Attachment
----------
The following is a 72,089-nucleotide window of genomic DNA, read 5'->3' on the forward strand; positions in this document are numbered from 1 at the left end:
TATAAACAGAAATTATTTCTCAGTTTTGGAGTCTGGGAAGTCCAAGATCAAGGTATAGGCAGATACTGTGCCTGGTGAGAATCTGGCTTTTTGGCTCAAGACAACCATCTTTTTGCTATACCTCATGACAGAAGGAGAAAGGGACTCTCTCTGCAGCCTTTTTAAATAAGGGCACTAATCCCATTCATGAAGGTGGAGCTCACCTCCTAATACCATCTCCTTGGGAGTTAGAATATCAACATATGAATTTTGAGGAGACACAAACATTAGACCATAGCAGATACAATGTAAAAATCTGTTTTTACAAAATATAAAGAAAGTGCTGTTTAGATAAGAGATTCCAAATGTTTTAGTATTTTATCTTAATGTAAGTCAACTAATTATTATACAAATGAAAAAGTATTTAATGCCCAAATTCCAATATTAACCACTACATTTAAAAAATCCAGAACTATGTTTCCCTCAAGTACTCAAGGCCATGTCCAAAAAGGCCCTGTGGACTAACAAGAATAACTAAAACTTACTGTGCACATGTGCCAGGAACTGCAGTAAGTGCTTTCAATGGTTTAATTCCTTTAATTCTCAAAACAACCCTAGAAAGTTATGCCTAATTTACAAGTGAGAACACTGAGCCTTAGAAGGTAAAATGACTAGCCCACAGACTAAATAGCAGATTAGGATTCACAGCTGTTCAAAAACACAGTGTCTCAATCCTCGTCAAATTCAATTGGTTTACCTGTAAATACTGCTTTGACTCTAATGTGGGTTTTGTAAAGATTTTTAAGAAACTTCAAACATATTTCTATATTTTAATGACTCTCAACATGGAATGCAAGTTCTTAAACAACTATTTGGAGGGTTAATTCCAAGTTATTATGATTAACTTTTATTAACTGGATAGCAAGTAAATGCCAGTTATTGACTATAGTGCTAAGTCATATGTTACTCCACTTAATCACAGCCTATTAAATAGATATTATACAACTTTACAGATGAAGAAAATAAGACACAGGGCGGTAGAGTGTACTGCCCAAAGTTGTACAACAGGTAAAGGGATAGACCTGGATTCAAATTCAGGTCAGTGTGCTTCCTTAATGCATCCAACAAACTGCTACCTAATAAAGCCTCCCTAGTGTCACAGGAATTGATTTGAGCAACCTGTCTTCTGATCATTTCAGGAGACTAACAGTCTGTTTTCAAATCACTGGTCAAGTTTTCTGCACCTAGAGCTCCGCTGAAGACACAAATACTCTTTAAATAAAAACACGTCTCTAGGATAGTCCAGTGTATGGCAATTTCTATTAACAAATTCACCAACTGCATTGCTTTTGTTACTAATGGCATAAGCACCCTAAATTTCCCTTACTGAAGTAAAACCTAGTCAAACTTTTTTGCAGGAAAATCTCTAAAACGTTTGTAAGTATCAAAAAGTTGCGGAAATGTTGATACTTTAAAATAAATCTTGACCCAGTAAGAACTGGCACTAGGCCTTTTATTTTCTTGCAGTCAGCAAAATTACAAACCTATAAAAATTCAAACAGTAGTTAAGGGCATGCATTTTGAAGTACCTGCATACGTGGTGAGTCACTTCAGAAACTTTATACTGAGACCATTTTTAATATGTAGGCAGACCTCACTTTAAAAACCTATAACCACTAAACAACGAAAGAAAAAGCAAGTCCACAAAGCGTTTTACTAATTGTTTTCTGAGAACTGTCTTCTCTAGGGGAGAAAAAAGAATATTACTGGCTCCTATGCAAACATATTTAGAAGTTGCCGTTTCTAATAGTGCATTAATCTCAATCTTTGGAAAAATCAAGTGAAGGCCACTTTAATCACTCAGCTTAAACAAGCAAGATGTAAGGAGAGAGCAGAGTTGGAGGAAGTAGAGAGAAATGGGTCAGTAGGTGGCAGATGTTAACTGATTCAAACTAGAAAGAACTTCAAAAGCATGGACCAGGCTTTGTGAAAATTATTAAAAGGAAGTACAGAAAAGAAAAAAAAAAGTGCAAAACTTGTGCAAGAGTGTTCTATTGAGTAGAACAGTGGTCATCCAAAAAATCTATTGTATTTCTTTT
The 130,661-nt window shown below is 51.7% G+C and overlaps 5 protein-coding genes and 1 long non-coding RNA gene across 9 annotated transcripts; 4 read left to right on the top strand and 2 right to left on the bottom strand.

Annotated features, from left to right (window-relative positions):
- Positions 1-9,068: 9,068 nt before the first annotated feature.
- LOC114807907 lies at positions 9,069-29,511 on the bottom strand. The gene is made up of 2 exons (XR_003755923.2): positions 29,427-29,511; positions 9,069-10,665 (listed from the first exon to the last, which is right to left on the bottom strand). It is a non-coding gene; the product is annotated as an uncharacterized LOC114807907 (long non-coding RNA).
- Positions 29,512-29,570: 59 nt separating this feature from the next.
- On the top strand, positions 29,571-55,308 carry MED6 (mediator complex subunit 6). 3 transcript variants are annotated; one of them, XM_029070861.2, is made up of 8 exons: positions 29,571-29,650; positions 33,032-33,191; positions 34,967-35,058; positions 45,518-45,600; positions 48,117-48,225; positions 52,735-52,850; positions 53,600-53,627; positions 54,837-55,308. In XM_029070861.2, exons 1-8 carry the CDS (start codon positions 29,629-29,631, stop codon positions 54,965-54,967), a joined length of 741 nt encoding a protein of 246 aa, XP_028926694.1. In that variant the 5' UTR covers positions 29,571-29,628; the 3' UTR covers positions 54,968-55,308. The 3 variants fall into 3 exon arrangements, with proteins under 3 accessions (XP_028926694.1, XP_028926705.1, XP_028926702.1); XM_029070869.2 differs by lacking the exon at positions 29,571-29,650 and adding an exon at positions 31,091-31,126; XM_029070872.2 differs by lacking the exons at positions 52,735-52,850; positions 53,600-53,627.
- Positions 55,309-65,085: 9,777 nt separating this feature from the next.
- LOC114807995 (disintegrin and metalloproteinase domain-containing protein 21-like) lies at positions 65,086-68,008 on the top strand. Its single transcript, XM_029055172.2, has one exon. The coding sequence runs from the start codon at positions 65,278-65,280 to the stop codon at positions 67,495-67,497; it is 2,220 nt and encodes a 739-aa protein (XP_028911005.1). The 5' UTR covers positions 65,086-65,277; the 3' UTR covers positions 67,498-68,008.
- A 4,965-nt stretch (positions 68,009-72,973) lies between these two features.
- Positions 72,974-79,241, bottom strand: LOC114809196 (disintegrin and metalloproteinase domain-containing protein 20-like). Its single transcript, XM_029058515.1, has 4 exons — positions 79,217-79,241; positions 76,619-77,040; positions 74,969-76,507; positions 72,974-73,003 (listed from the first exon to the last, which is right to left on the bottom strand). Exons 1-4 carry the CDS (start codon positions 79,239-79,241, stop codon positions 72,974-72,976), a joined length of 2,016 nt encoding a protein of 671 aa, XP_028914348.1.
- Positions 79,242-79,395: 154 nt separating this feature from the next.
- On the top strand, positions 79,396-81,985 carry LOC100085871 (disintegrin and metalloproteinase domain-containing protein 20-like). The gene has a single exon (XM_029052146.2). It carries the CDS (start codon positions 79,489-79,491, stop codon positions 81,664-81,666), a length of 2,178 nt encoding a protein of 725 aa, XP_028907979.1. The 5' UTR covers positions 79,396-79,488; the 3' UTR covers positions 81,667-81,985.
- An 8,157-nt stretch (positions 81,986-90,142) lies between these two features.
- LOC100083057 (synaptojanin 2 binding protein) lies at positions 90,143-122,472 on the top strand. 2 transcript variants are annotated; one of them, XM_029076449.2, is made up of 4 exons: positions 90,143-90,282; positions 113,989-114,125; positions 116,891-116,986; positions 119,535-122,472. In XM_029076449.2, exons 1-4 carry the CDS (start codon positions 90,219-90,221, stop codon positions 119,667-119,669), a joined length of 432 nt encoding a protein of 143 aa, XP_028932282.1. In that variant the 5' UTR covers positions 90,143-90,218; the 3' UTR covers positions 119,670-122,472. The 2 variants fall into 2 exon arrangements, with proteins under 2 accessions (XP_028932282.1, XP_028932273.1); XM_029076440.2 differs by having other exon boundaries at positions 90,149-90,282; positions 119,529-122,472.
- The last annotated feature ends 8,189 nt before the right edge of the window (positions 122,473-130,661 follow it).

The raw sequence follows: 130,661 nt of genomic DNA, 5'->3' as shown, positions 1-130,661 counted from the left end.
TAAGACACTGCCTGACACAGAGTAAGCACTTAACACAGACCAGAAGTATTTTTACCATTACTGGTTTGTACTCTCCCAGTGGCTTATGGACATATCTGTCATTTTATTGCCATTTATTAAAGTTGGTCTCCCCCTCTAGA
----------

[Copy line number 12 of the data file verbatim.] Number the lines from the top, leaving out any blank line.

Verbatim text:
- Positions 72,974-79,241, bottom strand: LOC114809196 (disintegrin and metalloproteinase domain-containing protein 20-like). Its single transcript, XM_029058515.1, has 4 exons — positions 79,217-79,241; positions 76,619-77,040; positions 74,969-76,507; positions 72,974-73,003 (listed from the first exon to the last, which is right to left on the bottom strand). Exons 1-4 carry the CDS (start codon positions 79,239-79,241, stop codon positions 72,974-72,976), a joined length of 2,016 nt encoding a protein of 671 aa, XP_028914348.1.